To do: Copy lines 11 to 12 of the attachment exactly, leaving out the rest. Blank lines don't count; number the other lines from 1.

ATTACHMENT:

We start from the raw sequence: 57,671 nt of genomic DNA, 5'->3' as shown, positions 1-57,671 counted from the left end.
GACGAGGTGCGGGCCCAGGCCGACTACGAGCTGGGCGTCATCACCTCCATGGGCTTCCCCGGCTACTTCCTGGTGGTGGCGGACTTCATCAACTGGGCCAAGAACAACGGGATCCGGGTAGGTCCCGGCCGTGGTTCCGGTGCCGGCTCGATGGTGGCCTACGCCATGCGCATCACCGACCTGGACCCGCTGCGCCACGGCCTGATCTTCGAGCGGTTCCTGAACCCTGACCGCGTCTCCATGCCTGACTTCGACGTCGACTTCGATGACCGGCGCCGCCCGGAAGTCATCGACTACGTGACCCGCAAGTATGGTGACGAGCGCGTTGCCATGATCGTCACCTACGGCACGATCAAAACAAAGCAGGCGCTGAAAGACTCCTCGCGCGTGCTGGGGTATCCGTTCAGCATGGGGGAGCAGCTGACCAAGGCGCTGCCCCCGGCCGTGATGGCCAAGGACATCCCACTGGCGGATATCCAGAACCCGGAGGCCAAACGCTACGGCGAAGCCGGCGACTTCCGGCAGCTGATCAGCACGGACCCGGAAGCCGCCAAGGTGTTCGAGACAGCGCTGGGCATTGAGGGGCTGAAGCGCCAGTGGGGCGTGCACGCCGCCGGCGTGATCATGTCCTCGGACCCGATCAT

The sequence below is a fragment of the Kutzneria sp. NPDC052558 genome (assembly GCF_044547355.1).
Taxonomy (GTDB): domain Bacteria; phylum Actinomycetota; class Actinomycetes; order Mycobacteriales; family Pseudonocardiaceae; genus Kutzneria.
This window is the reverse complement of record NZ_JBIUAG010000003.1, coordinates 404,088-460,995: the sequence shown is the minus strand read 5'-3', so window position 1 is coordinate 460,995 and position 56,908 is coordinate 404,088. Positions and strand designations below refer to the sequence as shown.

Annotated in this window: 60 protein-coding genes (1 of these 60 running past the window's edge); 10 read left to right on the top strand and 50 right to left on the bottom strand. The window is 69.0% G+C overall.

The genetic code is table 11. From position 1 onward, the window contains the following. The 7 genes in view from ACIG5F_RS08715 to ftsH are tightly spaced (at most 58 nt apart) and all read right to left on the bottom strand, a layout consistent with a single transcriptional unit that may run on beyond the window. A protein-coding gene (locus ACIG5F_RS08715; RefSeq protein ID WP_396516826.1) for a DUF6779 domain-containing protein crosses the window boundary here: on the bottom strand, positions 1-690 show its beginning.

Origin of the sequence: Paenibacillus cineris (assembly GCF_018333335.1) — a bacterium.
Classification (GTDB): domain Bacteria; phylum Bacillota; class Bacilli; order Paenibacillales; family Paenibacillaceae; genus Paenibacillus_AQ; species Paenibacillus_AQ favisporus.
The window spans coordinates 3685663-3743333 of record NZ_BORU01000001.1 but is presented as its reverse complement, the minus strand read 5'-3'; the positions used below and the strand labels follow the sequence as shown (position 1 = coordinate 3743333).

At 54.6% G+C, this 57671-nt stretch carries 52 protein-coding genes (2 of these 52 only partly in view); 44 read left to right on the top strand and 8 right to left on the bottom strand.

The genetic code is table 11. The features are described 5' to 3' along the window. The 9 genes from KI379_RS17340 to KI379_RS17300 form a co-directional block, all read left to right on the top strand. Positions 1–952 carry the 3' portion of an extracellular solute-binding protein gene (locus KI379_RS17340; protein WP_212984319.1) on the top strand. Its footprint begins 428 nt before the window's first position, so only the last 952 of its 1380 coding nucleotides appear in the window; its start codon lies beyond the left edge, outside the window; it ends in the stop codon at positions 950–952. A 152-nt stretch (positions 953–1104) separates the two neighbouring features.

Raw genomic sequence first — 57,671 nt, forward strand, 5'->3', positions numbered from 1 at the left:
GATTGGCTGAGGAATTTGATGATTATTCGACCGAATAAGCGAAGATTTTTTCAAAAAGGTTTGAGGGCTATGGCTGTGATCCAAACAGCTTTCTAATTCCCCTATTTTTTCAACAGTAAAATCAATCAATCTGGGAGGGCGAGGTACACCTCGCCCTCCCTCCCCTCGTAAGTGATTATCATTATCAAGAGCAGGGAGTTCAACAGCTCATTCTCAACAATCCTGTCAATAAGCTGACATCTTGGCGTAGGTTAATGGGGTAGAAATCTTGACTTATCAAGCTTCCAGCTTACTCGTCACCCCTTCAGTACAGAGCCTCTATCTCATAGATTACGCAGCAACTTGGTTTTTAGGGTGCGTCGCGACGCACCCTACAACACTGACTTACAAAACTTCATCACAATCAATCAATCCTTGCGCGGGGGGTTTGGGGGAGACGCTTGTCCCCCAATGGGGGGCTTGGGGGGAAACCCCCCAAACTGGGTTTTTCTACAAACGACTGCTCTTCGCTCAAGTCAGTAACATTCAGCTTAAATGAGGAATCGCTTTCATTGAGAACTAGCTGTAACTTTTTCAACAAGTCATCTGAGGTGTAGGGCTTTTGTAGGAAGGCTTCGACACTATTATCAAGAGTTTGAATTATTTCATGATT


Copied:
At 54.6% G+C, this 57671-nt stretch carries 52 protein-coding genes (2 of these 52 only partly in view); 44 read left to right on the top strand and 8 right to left on the bottom strand.

The genetic code is table 11. The features are described 5' to 3' along the window. The 9 genes from KI379_RS17340 to KI379_RS17300 form a co-directional block, all read left to right on the top strand. Positions 1–952 carry the 3' portion of an extracellular solute-binding protein gene (locus KI379_RS17340; protein WP_212984319.1) on the top strand. Its footprint begins 428 nt before the window's first position, so only the last 952 of its 1380 coding nucleotides appear in the window; its start codon lies beyond the left edge, outside the window; it ends in the stop codon at positions 950–952. A 152-nt stretch (positions 953–1104) separates the two neighbouring features.